BRUSSELS: Climate experts sparred on 5 April over the wording of a UN report spelling out the grim impact of global warming and are struggling to meet a Friday deadline.
Delegates from more than 100 countries convened in Brussels this week to discuss the report and have yet to agree on all its contents, less than 24 hours before its scheduled Friday release, people familiar with the talks said.
It predicts rising temperatures will lead to more hunger in Africa, the melting of Himalayan glaciers, more heatwaves in the United States and damage to Australia’s Great Barrier Reef.
“There is wrangling happening,” said Hans Verolme, director of the global climate change programme at WWF, an environmental group that is an observer to the meeting.
“There are some who are questioning the scientific basis ... of some of the summary statements, which is leading the authors to have to go back to the underlying document.” The UN panel’s report is the most authoritative study since 2001 on the regional impact of climate change.
Verolme said the fact world leaders would read the report’s summary had added pressure for consensus on the wording. “There is discussion whether something is ‘likely´ or ‘very likely´, and my sense is that is because people are aware here that heads of state are paying attention,” he said.
“If the text says this is very likely, the response (from governments) has to be very significant.”
The Intergovernmental Panel on Climate Change (IPCC) draws on work by 2,500 scientists. A previous report released in Paris in February concluded it was more than 90% likely that recent warming had a predominantly human cause.
“They know they are under the gun, but it could run late,” one delegate said of the Brussels meeting. “It’s more complex than it was in Paris and they are further behind schedule.”
COSTS, SPECIES EXTINCTION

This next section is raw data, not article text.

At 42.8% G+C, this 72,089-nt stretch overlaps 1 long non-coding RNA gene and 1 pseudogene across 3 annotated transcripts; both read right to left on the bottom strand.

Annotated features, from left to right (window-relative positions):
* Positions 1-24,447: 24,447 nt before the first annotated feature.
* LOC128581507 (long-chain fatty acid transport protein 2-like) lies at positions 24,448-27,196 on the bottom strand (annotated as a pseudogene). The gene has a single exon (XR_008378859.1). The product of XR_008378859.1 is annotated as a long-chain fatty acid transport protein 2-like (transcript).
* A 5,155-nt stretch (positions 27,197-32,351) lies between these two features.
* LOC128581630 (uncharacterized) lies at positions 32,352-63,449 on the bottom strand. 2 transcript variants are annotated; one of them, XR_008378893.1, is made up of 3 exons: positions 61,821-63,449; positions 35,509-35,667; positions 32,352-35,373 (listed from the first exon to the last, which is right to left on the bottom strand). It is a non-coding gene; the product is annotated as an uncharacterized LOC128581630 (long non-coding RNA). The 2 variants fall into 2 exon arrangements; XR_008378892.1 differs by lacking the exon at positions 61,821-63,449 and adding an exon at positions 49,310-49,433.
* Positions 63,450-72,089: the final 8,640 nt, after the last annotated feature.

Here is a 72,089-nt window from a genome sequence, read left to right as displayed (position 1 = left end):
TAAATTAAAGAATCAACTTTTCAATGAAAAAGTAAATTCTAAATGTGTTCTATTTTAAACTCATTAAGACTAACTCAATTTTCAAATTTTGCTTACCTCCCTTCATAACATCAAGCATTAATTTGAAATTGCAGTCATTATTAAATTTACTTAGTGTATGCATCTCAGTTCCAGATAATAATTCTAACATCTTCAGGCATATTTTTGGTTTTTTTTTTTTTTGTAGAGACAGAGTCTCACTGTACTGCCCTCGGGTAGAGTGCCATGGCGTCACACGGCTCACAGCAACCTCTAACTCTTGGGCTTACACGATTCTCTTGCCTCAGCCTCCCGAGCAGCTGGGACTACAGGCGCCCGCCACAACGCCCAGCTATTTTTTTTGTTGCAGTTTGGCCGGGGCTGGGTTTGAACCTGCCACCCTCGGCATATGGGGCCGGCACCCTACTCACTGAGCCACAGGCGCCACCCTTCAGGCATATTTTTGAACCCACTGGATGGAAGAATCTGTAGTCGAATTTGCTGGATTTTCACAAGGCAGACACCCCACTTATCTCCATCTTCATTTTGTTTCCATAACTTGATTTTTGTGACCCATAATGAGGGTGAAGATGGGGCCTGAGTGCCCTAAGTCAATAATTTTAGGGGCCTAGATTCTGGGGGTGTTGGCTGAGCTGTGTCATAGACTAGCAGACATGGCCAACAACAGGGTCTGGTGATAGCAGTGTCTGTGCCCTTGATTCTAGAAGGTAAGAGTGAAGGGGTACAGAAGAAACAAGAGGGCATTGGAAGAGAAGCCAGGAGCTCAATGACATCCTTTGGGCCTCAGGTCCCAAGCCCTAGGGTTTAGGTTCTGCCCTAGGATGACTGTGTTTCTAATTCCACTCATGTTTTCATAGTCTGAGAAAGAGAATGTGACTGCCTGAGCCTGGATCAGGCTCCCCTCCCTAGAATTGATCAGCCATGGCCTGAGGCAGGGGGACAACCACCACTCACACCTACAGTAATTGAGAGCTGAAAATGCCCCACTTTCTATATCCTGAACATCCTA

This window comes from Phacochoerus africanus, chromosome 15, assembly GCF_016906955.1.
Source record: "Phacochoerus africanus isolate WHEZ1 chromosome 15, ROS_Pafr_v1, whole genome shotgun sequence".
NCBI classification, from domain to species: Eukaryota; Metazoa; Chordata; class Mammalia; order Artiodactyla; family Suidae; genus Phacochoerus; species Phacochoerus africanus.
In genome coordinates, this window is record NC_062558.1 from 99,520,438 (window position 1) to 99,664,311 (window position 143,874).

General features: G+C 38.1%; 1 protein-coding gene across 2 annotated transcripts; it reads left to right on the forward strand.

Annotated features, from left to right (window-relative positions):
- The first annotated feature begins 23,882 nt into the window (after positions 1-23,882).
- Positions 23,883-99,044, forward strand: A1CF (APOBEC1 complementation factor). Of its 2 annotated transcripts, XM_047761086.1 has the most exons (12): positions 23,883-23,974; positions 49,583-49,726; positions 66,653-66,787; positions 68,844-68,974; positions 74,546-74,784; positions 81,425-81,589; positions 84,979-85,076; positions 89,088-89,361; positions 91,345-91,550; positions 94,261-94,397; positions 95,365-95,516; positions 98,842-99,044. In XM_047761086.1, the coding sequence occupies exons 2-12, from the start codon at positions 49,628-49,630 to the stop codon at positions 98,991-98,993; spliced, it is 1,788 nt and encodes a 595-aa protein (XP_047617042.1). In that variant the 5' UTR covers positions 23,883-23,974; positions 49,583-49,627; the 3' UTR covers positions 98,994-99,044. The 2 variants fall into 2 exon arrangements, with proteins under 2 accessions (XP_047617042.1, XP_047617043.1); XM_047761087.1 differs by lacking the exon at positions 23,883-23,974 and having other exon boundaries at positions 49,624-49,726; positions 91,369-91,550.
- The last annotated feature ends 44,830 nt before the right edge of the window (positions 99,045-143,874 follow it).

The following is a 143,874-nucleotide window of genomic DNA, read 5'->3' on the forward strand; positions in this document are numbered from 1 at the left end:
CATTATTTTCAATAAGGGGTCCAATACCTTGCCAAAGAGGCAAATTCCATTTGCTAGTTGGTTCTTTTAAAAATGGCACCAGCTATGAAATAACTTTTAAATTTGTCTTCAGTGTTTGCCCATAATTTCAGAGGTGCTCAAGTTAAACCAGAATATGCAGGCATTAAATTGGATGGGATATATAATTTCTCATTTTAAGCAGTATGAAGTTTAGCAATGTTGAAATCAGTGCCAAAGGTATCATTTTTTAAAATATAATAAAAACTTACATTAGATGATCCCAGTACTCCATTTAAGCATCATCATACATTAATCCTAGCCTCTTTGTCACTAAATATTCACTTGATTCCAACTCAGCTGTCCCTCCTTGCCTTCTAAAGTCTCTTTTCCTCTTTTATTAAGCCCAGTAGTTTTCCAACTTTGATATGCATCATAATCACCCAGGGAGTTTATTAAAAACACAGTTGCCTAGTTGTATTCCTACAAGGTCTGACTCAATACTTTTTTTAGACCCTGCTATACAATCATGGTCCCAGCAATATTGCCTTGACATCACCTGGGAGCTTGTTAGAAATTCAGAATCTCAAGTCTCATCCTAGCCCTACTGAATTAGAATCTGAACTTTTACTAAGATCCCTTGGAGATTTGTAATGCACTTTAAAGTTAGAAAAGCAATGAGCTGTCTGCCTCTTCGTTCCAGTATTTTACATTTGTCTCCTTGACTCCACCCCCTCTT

The IPCC has only once broken up without a deal, at talks in Geneva in 1995. It met successfully in Montreal a few weeks later. “It’s not the end of the world if you have to give it a pause,” said James Bruce, a Canadian who chaired those talks.
Environmental groups said this week governments must act to reduce greenhouse gas emissions or risk exacerbating poverty in developing countries and destroying natural wonders worldwide.
The report says rising temperatures will have costs for society even though some countries, such as Canada and Russia in the north, might benefit for a while from higher farm yields.
“Impacts of unmitigated climate change will vary regionally but, aggregated and discounted to the present, they are very likely to impose costs ... and these costs would increase over time,” a draft copy says.
The draft says “roughly 20-30% of species are likely to be at risk of irreversible extinction” if the global average temperature rises by 1.5-2.5 degrees Celsius (2.7-4.5 degrees Fahrenheit).
Seas could keep rising for centuries and the report emphasises the link between human activities and climate change.
“At the global scale the anthropogenic (human) component of warming over the last three decades has had a discernible influence on many physical and biological systems,” it says.
It says there is “medium confidence” that Greenland and West Antarctic ice sheets could start melting if temperatures rise more than 1-2 degrees Celsius “causing sea level rise of 4-6 metres over centuries to millennia”.